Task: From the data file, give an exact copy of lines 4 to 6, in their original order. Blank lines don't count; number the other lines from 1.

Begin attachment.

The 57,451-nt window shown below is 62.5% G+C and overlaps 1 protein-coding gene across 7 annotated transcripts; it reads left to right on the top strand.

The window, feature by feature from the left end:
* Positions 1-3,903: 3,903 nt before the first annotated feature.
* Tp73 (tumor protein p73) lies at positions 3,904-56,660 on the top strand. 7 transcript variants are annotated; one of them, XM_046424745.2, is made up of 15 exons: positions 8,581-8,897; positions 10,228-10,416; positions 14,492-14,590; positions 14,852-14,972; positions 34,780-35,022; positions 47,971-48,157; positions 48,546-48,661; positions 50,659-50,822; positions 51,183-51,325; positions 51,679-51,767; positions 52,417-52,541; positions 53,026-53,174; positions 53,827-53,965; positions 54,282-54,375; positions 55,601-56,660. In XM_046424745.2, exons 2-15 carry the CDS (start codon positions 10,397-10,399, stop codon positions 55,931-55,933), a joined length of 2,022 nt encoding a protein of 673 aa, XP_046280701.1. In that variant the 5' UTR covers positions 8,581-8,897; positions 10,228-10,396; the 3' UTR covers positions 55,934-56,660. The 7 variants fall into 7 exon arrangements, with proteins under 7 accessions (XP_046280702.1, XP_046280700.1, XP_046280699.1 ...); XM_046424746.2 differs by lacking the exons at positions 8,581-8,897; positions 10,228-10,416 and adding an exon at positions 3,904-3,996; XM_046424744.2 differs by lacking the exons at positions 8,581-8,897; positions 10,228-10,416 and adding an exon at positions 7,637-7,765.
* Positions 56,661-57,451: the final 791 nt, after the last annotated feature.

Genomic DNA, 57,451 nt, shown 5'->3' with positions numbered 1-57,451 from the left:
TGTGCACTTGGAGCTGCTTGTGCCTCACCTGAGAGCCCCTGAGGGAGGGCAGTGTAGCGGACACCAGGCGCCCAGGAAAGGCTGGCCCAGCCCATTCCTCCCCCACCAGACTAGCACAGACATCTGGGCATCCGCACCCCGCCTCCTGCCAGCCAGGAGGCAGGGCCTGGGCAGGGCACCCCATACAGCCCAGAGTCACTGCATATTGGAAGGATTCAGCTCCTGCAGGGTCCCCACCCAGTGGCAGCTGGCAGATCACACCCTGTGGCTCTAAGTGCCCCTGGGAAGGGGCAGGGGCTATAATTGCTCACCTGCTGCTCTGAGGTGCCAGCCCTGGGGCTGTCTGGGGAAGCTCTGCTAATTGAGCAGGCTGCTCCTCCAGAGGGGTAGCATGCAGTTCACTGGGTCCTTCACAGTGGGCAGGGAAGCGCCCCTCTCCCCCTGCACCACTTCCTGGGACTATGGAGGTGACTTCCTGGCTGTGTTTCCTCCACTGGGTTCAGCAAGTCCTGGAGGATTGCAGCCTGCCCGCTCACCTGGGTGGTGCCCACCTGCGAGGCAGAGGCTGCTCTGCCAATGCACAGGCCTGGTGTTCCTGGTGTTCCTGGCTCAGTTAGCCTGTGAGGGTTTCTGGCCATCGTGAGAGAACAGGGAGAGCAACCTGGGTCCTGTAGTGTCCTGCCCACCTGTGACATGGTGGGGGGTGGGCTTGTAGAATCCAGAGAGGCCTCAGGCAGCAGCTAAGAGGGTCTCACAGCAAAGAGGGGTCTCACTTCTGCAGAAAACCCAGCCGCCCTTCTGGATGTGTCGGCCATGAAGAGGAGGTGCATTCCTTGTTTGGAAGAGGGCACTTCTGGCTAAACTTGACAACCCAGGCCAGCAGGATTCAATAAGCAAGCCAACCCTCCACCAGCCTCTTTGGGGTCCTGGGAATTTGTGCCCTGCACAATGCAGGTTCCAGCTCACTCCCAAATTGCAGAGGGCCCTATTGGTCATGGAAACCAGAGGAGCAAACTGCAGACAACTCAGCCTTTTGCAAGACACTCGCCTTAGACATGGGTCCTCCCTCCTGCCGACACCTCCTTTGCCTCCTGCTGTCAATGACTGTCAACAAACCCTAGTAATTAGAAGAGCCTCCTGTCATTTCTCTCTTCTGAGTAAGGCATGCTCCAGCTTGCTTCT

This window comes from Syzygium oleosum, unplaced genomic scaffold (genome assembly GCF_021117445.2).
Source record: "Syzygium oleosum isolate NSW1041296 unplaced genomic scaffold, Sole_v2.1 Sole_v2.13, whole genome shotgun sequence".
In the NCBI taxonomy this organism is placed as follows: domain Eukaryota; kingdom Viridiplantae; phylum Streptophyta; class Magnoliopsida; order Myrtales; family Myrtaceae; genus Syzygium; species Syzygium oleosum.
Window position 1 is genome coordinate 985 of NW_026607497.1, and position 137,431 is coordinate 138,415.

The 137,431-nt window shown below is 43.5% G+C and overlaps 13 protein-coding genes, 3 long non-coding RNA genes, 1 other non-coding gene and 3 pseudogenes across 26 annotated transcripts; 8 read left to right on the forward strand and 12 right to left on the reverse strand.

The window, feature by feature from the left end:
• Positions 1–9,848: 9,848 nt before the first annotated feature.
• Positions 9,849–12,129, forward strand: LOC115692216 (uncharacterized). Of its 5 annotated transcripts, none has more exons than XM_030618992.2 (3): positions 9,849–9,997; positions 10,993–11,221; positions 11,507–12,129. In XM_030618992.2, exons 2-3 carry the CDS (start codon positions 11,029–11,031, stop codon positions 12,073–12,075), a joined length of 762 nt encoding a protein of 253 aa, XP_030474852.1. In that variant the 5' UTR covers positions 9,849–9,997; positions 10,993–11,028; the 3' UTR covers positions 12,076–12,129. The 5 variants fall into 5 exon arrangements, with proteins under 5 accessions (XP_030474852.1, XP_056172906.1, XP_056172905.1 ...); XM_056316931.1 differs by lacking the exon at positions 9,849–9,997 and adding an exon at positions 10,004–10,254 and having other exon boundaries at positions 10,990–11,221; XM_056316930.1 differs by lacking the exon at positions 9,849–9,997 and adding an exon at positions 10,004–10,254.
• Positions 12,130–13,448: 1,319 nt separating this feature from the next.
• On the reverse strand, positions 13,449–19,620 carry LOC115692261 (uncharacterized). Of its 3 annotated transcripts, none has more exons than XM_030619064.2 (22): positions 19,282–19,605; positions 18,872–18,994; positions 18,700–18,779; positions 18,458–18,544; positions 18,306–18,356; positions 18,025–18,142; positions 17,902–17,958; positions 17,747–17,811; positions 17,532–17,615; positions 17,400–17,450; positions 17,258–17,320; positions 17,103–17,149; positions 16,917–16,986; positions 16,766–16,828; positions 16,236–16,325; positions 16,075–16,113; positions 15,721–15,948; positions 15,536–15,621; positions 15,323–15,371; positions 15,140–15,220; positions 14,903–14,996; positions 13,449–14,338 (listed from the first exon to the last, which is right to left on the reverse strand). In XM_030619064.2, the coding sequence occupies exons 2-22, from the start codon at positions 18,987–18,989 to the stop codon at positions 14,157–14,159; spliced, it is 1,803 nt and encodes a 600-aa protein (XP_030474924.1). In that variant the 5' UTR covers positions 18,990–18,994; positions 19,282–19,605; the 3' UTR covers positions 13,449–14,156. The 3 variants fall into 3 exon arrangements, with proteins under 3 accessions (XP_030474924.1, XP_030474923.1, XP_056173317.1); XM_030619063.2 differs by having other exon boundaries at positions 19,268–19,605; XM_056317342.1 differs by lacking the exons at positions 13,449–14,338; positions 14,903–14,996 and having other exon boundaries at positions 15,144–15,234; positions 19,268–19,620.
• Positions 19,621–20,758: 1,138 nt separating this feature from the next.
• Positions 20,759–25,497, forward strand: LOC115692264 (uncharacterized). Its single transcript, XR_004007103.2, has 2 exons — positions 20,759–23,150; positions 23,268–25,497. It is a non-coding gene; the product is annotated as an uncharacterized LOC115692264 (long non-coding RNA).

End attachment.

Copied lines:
* Tp73 (tumor protein p73) lies at positions 3,904-56,660 on the top strand. 7 transcript variants are annotated; one of them, XM_046424745.2, is made up of 15 exons: positions 8,581-8,897; positions 10,228-10,416; positions 14,492-14,590; positions 14,852-14,972; positions 34,780-35,022; positions 47,971-48,157; positions 48,546-48,661; positions 50,659-50,822; positions 51,183-51,325; positions 51,679-51,767; positions 52,417-52,541; positions 53,026-53,174; positions 53,827-53,965; positions 54,282-54,375; positions 55,601-56,660. In XM_046424745.2, exons 2-15 carry the CDS (start codon positions 10,397-10,399, stop codon positions 55,931-55,933), a joined length of 2,022 nt encoding a protein of 673 aa, XP_046280701.1. In that variant the 5' UTR covers positions 8,581-8,897; positions 10,228-10,396; the 3' UTR covers positions 55,934-56,660. The 7 variants fall into 7 exon arrangements, with proteins under 7 accessions (XP_046280702.1, XP_046280700.1, XP_046280699.1 ...); XM_046424746.2 differs by lacking the exons at positions 8,581-8,897; positions 10,228-10,416 and adding an exon at positions 3,904-3,996; XM_046424744.2 differs by lacking the exons at positions 8,581-8,897; positions 10,228-10,416 and adding an exon at positions 7,637-7,765.
* Positions 56,661-57,451: the final 791 nt, after the last annotated feature.

Genomic DNA, 57,451 nt, shown 5'->3' with positions numbered 1-57,451 from the left: